Giving value up front is an excellent catalyst for long‐term relationships, especially if you don’t expect anything in return immediately. What’s more, should you later decide that you want to write a guest post for their blog, they will be much more likely to say “yes.”
Hack 3. Write for blogs that have never linked to you before
It’s quite easy to secure another guest post on a blog for which you’ve already written. But it’s much harder to convince a new blog to publish your work.
So why bother pursuing new blogs at all? Why not just become a regular contributor to an existing blog?
Well, according to conventional SEO wisdom, a second link from the same website has less weight than a link from a new referring domain.
That’s why most SEOs recommend prioritizing the building of links from new referring domains…
Earlier we found 26k+ articles (on different sites) mentioning the word “parenting.”
But how do you know which of these sites have never linked to you before?
Simple. Use the “highlight unlinked domains” feature.
Just enter your domain, and it will highlight the sites that are yet to link to you.
Do you want a list of only these sites? Hit “export” and select “only highlighted unlinked domains.”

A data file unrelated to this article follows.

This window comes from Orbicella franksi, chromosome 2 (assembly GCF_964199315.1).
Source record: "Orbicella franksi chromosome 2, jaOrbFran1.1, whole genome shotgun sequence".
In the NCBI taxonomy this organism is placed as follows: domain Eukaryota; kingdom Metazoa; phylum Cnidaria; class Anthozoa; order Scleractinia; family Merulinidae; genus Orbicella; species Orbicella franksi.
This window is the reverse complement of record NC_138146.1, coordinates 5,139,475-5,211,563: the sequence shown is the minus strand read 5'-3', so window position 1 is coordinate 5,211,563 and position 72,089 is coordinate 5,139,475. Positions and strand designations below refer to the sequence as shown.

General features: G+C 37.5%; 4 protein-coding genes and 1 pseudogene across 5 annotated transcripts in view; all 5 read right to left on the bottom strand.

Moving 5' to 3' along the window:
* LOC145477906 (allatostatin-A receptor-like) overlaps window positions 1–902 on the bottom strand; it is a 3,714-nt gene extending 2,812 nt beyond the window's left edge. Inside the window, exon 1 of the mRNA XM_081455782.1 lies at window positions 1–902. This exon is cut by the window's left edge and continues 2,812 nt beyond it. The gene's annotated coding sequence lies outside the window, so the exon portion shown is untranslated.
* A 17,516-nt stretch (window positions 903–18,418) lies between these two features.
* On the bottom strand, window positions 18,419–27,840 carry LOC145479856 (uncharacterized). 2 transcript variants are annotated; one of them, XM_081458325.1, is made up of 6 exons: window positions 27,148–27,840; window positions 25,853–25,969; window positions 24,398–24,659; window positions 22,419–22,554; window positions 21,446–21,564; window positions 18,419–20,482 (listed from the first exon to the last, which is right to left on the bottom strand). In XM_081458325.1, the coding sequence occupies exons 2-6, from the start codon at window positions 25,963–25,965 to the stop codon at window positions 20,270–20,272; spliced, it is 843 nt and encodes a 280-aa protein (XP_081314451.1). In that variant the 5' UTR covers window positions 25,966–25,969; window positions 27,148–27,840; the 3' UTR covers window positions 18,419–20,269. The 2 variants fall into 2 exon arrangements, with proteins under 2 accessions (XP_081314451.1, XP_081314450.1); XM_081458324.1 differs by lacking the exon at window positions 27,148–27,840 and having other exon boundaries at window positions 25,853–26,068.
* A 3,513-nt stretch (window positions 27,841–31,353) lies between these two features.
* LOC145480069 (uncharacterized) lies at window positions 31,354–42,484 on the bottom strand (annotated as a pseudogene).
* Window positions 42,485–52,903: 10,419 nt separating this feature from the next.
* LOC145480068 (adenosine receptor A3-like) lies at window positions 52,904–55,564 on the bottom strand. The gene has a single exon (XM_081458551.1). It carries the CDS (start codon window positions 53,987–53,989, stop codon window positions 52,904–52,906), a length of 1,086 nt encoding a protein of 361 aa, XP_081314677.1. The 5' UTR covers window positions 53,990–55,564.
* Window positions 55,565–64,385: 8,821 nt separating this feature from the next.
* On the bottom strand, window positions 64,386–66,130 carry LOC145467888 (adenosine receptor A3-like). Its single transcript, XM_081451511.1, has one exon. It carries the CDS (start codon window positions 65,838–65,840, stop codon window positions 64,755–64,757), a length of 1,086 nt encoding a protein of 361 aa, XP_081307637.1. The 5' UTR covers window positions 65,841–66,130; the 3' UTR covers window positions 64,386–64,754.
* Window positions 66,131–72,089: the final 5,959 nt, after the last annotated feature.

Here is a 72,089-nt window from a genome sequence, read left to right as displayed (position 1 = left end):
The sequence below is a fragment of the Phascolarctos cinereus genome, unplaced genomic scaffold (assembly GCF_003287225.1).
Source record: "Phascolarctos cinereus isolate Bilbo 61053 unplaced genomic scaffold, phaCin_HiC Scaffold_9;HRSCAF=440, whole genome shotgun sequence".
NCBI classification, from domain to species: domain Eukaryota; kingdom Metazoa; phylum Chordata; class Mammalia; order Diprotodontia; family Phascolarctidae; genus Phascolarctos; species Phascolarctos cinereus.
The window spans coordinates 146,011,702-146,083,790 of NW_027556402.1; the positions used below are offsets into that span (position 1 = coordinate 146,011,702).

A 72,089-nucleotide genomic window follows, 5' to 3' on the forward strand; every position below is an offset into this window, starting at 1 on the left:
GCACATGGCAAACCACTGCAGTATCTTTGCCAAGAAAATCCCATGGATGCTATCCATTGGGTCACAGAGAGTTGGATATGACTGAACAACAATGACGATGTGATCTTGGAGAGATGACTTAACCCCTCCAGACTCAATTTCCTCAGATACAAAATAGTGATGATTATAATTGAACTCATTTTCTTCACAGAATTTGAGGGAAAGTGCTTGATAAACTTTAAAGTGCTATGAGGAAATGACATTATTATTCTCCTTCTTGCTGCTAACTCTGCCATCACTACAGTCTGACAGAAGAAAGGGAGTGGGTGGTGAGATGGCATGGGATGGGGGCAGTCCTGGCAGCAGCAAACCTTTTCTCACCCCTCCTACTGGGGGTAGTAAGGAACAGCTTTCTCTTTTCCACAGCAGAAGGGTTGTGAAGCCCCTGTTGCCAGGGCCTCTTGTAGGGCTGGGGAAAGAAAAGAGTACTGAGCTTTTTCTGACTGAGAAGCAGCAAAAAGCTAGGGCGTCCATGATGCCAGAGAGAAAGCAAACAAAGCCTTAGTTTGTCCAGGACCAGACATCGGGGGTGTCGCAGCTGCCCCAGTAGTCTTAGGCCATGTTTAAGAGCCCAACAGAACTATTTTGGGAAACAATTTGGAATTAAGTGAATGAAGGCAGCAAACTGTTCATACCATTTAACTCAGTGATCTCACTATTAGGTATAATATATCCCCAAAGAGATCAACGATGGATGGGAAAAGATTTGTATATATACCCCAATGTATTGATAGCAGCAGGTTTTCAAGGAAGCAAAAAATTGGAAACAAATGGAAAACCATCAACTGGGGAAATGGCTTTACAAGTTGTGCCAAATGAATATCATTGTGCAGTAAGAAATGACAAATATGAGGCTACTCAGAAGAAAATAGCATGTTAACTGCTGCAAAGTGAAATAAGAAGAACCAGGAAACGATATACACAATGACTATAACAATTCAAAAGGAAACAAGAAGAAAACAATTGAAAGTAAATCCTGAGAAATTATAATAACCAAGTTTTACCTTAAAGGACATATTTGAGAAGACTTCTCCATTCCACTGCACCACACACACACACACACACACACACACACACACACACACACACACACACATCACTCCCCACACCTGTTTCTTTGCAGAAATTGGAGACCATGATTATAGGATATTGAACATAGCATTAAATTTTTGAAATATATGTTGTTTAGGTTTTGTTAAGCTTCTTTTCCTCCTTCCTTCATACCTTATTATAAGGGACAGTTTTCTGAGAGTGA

This is a great way to discover opportunities to get links from new referring domains.
But how strict should you be with this idea? Should you decline every offer to write another guest post for the same site?
Well, Google’s PageRank looks at backlinks between pages, not websites. So if you have the opportunity to become a regular contributor to a top‐notch blog, go for it! Just make sure that you’re not linking to the same pages on your website from each new guest article.
Hack 4. Rewrite your “author bio” once in a while
This last hack doesn’t have any definitive proof behind it. Just think of it as a piece of SEO advice based on common sense (and my gut feeling).
Take a look at this screenshot from Ahrefs:
You can see that this lady has used the same (word for word) author bio in every guest post she’s written.
I don’t think I’ve seen any patents around this, but it just feels wrong to give a lot of weight to such groups of links. I mean, despite coming from different websites, they all come from the same paragraph of text, with the same anchor text and point to the same page.
Perhaps I’m completely wrong with this assumption? But I still think it makes sense to link out to pages other than your homepage from your author bio, at least sometimes. You should also switch up the copy of your bio and the anchor text you use to link to your website.
This should help to reduce the chances of Google treating those links as unimportant.
That’s all, folks!
Congratulations on getting to the very end of this guide!
As promised, I shared everything that our team has learned about guest blogging over the past few years. I hope that this guide will help take your guest blogging skills to a whole new level.
Now, I’d love to learn from you! Is there anything you could share about your own guest posting experience that I didn’t mention in this guide? Let me know in the comments.